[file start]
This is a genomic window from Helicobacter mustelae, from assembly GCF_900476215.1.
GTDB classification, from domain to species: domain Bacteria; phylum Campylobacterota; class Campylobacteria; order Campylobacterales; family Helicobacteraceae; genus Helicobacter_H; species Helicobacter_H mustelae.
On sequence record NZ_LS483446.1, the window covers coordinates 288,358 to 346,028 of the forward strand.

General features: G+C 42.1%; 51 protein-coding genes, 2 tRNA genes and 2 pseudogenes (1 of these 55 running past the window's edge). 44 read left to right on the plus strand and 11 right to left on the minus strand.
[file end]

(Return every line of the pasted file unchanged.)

This is a genomic window from Helicobacter mustelae, from assembly GCF_900476215.1.
GTDB classification, from domain to species: domain Bacteria; phylum Campylobacterota; class Campylobacteria; order Campylobacterales; family Helicobacteraceae; genus Helicobacter_H; species Helicobacter_H mustelae.
On sequence record NZ_LS483446.1, the window covers coordinates 288,358 to 346,028 of the forward strand.

General features: G+C 42.1%; 51 protein-coding genes, 2 tRNA genes and 2 pseudogenes (1 of these 55 running past the window's edge). 44 read left to right on the plus strand and 11 right to left on the minus strand.